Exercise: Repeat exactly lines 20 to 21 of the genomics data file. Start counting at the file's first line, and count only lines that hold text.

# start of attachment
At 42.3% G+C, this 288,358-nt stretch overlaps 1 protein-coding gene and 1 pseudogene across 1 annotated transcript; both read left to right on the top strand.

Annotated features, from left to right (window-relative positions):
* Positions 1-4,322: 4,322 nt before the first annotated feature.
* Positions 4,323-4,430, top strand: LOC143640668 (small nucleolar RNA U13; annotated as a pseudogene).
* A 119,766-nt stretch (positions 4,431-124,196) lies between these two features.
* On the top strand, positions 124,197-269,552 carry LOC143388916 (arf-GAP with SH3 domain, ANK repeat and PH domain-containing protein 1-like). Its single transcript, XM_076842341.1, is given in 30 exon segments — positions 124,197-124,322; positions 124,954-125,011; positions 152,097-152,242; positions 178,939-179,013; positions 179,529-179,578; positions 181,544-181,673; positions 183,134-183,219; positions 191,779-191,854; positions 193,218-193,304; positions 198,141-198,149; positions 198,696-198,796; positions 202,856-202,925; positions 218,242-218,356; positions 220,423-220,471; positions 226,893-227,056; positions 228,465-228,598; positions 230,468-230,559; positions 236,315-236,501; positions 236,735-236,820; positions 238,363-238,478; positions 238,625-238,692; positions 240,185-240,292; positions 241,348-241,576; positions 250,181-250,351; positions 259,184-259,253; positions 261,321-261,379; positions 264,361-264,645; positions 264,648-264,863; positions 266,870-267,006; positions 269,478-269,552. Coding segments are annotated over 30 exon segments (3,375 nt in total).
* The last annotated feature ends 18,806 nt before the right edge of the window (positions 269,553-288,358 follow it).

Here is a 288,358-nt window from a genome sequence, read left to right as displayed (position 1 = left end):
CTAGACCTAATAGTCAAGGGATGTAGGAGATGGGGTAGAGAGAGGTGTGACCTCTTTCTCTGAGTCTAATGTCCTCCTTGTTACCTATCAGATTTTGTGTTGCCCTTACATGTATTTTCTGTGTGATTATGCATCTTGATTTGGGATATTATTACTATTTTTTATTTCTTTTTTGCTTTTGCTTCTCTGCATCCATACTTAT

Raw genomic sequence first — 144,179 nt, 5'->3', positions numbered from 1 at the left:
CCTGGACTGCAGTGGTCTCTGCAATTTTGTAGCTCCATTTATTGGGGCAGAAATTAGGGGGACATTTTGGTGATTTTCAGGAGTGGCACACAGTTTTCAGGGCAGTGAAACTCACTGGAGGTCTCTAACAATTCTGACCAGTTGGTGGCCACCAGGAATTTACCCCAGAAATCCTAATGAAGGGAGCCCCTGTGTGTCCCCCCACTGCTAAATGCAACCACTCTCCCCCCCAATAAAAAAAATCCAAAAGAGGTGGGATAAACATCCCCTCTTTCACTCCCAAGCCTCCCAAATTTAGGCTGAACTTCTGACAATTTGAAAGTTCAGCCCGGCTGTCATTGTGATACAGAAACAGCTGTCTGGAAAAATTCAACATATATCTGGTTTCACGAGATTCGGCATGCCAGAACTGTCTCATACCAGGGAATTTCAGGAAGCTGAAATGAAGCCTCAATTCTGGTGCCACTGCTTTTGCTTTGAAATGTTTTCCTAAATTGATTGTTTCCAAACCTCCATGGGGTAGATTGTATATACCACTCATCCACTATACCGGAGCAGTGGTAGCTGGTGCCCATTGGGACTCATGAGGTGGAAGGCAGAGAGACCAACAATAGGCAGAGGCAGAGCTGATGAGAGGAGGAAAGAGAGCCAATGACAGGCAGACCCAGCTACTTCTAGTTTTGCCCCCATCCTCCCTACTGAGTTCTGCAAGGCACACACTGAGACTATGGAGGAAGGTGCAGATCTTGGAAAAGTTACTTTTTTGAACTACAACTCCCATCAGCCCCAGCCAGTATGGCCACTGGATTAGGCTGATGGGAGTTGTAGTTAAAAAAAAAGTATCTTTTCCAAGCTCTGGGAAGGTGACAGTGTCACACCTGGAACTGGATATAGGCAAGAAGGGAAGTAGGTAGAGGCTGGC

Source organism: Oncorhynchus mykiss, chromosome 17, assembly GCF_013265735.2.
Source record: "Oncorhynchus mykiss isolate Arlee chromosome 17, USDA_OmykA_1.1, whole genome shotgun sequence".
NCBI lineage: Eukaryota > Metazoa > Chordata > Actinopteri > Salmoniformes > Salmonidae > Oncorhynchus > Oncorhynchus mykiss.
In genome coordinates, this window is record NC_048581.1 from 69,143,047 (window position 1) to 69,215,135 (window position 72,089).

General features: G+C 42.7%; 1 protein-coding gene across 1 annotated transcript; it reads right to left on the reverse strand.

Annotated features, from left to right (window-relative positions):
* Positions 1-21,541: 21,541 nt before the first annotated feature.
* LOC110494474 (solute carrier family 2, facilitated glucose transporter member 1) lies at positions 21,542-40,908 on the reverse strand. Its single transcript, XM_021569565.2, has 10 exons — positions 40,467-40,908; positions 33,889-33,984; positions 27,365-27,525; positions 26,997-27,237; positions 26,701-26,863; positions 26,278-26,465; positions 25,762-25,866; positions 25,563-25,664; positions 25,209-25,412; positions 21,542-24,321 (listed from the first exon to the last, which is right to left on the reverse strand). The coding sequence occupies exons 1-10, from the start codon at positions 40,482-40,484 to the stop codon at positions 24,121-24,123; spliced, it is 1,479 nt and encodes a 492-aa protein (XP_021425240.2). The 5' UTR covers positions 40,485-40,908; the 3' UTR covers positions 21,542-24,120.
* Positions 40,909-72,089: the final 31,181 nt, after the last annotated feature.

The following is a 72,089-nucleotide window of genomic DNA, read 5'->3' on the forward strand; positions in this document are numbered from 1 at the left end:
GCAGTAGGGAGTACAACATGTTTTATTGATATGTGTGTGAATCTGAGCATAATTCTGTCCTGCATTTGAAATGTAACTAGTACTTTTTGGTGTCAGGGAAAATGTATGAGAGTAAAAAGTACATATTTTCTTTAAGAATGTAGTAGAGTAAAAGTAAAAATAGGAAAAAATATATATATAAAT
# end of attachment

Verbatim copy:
* Positions 40,909-72,089: the final 31,181 nt, after the last annotated feature.

The following is a 72,089-nucleotide window of genomic DNA, read 5'->3' on the forward strand; positions in this document are numbered from 1 at the left end: